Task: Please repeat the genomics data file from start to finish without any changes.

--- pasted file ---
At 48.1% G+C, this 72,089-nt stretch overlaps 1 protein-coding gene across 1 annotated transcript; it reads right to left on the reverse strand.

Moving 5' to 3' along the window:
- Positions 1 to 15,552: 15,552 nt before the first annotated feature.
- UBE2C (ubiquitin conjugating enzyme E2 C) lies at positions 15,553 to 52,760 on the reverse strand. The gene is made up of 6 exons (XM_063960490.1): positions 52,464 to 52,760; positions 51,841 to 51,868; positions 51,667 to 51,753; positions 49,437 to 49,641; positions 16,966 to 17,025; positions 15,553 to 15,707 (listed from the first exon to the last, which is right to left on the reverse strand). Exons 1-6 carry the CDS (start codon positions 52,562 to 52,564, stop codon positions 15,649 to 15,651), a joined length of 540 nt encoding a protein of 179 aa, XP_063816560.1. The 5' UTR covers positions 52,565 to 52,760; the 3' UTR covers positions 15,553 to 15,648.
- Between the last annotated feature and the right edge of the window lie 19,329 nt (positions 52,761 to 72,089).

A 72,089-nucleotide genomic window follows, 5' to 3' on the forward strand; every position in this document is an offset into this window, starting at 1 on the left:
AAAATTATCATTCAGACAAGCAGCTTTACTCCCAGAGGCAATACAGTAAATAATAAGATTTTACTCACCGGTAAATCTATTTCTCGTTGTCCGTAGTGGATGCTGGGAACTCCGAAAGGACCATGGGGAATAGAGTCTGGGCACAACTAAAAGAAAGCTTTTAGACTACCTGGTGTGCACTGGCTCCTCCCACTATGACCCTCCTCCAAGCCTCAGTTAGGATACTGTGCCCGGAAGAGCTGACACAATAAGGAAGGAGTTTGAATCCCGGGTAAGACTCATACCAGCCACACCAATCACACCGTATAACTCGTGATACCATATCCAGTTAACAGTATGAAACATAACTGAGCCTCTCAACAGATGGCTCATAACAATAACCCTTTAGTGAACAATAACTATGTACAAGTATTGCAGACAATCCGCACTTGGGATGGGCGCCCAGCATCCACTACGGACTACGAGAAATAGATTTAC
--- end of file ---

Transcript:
At 48.1% G+C, this 72,089-nt stretch overlaps 1 protein-coding gene across 1 annotated transcript; it reads right to left on the reverse strand.

Moving 5' to 3' along the window:
- Positions 1 to 15,552: 15,552 nt before the first annotated feature.
- UBE2C (ubiquitin conjugating enzyme E2 C) lies at positions 15,553 to 52,760 on the reverse strand. The gene is made up of 6 exons (XM_063960490.1): positions 52,464 to 52,760; positions 51,841 to 51,868; positions 51,667 to 51,753; positions 49,437 to 49,641; positions 16,966 to 17,025; positions 15,553 to 15,707 (listed from the first exon to the last, which is right to left on the reverse strand). Exons 1-6 carry the CDS (start codon positions 52,562 to 52,564, stop codon positions 15,649 to 15,651), a joined length of 540 nt encoding a protein of 179 aa, XP_063816560.1. The 5' UTR covers positions 52,565 to 52,760; the 3' UTR covers positions 15,553 to 15,648.
- Between the last annotated feature and the right edge of the window lie 19,329 nt (positions 52,761 to 72,089).

A 72,089-nucleotide genomic window follows, 5' to 3' on the forward strand; every position in this document is an offset into this window, starting at 1 on the left:
AAAATTATCATTCAGACAAGCAGCTTTACTCCCAGAGGCAATACAGTAAATAATAAGATTTTACTCACCGGTAAATCTATTTCTCGTTGTCCGTAGTGGATGCTGGGAACTCCGAAAGGACCATGGGGAATAGAGTCTGGGCACAACTAAAAGAAAGCTTTTAGACTACCTGGTGTGCACTGGCTCCTCCCACTATGACCCTCCTCCAAGCCTCAGTTAGGATACTGTGCCCGGAAGAGCTGACACAATAAGGAAGGAGTTTGAATCCCGGGTAAGACTCATACCAGCCACACCAATCACACCGTATAACTCGTGATACCATATCCAGTTAACAGTATGAAACATAACTGAGCCTCTCAACAGATGGCTCATAACAATAACCCTTTAGTGAACAATAACTATGTACAAGTATTGCAGACAATCCGCACTTGGGATGGGCGCCCAGCATCCACTACGGACTACGAGAAATAGATTTAC